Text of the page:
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Staying Active Through Back Pain

Back pain can make it hard to move around and may lead to inactivity if it is not properly addressed. It is important to resist the urge to sit or rest in bed for prolonged periods as this can worsen back pain.

Remaining active is an essential part of pain management, but care must be taken to move around safely in order to avoid re-injury.

A serious back injury, major back surgery, or experiencing occasional back pain can all disrupt your normal routine and lead you to become less active. If the pain starts to become unbearable, it may be tempting to take pain relievers and just rest in bed, but it is actually important to continue moving in a safe manner in order to promote healing.

Research suggests that staying active by engaging in careful, guided movement is an optimal way to improve back pain. However, researchers also recommend working with health professionals (e.g., Physical Therapists) who can show you how to move the right way, so that you feel safe, strong, and confident even when experiencing pain.

As society continues to work from home more or work under more stressful conditions during the Coronavirus pandemic, back pain is surfacing in many of us.

According to scientific studies, regular movement helps prevent stiffness and shortens the recovery period.

Daily activities often need to be modified while the pain is acute, and this is where assistance from a health professional becomes important. Physical Therapy is a vital part of the pain management plan for individuals with back pain as Physical Therapists provide education and guide movement or exercise that supports the resumption of normal activity.

The regimen often includes recommendations such as modified exercises that reduce the strain on the back while increasing the strength and responsiveness of muscles in the back, buttocks, and core.

Beneficial exercises include swimming, yoga, and using a stationary bike or elliptical trainer. Swimming is a low-impact exercise that supports circulation, enhances muscle strength and flexibility, and takes the pressure off of the back. Yoga provides mindful precise movement with breath control, which helps improve stability while easing back pain. Stationary bikes or elliptical trainers also help increase blood flow, reduce muscle spasm, and build muscle.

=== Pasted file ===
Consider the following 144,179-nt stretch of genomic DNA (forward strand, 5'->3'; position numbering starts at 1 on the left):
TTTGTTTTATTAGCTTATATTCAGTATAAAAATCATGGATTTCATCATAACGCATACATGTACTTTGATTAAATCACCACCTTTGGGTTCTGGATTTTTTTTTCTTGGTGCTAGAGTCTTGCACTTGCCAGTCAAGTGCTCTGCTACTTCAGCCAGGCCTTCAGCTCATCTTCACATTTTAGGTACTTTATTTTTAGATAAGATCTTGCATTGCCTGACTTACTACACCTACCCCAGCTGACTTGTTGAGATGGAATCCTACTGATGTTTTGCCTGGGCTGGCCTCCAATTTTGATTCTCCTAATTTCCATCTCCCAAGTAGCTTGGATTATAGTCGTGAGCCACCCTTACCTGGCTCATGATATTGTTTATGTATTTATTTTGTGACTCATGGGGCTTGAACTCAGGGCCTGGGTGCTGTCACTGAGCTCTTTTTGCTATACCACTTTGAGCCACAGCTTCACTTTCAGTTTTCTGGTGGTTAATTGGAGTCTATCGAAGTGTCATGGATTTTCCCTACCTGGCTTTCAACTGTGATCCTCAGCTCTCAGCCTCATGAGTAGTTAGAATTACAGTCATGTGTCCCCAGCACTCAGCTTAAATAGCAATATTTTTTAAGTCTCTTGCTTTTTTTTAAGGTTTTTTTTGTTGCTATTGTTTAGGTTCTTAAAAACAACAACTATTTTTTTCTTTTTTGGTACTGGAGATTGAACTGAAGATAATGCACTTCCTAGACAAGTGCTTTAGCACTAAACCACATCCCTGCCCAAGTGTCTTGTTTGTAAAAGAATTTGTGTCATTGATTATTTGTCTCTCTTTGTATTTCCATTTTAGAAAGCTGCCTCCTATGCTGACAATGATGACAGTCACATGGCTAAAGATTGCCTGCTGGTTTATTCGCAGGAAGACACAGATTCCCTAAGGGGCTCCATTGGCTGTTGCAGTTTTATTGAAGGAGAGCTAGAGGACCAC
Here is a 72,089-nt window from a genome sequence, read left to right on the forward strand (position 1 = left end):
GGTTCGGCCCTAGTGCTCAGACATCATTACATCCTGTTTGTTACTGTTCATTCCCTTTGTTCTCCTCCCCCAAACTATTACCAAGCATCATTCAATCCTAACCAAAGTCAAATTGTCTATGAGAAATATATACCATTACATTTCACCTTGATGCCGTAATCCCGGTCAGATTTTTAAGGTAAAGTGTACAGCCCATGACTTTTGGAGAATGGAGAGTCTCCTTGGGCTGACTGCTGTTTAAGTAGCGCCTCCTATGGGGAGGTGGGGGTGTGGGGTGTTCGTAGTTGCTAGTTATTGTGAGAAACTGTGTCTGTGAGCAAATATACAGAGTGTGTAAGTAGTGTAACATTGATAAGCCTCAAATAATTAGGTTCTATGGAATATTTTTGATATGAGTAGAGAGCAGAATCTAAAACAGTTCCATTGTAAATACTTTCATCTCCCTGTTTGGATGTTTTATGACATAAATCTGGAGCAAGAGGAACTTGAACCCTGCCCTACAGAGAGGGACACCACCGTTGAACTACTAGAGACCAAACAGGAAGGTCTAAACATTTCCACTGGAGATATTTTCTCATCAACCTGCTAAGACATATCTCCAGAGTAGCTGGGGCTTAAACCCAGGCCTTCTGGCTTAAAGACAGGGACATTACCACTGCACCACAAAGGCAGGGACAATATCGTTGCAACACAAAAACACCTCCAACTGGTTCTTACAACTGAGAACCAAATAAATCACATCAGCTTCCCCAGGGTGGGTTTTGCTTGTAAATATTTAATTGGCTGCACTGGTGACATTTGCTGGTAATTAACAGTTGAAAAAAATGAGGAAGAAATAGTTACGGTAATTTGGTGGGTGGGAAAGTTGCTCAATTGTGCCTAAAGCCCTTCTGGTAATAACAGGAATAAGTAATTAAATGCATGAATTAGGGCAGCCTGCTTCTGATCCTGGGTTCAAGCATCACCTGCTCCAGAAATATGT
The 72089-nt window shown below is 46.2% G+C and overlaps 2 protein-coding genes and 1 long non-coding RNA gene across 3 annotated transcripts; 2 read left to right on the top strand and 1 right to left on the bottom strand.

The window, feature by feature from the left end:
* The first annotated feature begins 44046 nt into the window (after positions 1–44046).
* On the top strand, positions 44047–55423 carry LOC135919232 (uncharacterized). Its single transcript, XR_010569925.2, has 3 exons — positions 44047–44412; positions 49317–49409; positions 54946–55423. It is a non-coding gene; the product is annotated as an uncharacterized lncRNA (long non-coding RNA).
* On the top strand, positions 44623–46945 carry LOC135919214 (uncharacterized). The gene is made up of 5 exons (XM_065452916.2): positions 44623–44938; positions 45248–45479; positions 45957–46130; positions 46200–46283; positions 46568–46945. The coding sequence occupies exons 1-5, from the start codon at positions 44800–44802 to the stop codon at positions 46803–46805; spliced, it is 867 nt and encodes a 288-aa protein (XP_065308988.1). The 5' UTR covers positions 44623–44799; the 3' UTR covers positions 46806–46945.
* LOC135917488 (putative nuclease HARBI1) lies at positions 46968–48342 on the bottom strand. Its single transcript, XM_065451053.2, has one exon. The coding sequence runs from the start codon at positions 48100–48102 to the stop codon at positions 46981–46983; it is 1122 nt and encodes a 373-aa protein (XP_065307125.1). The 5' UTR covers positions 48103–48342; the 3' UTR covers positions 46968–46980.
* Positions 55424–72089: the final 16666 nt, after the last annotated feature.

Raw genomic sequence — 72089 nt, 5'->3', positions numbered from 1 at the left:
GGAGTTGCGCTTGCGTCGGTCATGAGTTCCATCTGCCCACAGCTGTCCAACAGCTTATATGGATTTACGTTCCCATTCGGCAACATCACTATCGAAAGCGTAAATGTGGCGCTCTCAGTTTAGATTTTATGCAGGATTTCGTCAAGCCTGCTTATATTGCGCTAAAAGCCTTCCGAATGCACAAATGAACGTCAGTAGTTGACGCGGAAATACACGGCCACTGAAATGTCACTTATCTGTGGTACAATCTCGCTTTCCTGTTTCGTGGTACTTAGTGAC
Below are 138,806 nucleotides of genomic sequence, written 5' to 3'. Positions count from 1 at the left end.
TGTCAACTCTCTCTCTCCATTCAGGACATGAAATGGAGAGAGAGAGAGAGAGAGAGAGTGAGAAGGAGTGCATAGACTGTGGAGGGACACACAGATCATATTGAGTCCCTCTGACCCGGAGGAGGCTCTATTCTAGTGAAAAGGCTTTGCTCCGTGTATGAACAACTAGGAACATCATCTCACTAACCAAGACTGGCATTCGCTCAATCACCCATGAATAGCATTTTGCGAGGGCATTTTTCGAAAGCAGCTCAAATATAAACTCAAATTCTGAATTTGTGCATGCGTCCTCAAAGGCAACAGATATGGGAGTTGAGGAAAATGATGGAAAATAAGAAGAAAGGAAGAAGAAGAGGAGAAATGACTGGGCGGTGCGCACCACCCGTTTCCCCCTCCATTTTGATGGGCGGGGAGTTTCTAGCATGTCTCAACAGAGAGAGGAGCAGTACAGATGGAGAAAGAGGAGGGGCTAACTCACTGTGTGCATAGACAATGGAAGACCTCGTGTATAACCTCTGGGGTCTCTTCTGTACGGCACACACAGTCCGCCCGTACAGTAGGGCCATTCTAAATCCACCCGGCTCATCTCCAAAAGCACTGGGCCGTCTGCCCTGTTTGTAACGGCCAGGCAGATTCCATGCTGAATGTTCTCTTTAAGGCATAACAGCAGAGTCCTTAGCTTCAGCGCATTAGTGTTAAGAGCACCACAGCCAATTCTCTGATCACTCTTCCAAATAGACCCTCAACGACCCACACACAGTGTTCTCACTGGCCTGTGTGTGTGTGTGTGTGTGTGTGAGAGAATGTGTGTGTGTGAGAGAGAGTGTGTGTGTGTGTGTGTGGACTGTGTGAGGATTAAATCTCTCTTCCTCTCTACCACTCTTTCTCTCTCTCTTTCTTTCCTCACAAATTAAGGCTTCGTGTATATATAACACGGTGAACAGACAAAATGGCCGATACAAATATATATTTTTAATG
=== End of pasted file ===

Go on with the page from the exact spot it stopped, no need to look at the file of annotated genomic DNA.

These low-impact machines reduce stress on the back. These are only general guidelines. The appropriate type of exercise will be dependent on each person and the specific type of back problem that is involved. Overall, it is important to avoid being sedentary as this increases the risk of long-term issues.

If a current or previous back injury is stopping you from enjoying your daily activities, running errands, or working at your full potential, you may benefit greatly from Physical Therapy. This form of therapy involves a thorough examination of how you move, how your tissues feel, and how you live your life. Movement, exercise, and both posture and pain education will be integrated into your sessions so you feel strong, confident, and resilient as you go about your day.  

A Physical Therapist usually guides the sessions to ensure that:

  • Each movement is performed safely
  • Progress is being made
  • Healing is occurring
  • The individual can perform the exercises properly at home 

The Physical Therapists at ISSA PHYSICAL THERAPY & WELLNESS tailor their services to each individual by examining all the factors contributing to your back pain. After the consultation, our Physical Therapists will design a therapeutic plan that helps ease pain, improves range of motion, and shortens the recovery period.

Remaining active with back pain doesn’t have to cause additional discomfort and the Physical Therapists at ISSA PHYSICAL THERAPY & WELLNESS can help you regain pain-free days. Don’t let this pain linger without support. Many clinics offer Telehealth phone or video appointments to help you manage your pain, get moving within the social distancing restrictions, and assess your home office set up!

References

1. Clark S, Horton R. Low back pain: a major global challenge. Lancet. 2018;391(10137):2302. 

2. Buchbinder R, van Tulder M, et al. Low back pain: A call for action. The Lancet. 2018;391(10137):P2384-2388.

3. Foster NE, Anema JR, et al. Prevention and treatment of low back pain: evidence, challenges, and promising directions. Lancet. 2018;391(10137):2368-2383.

4. Hartvigsen J, Hancock MJ, et al. What low back pain is and why we need to pay attention. Lancet. 2018;391(10137):2356-2367

Special COVID-19 Announcement- We are essential and OPEN to help those with aches & pains and who need rehab through in-person appointments. If you have a problem, but don’t feel comfortable coming in, check out our popular virtual PT sessions.
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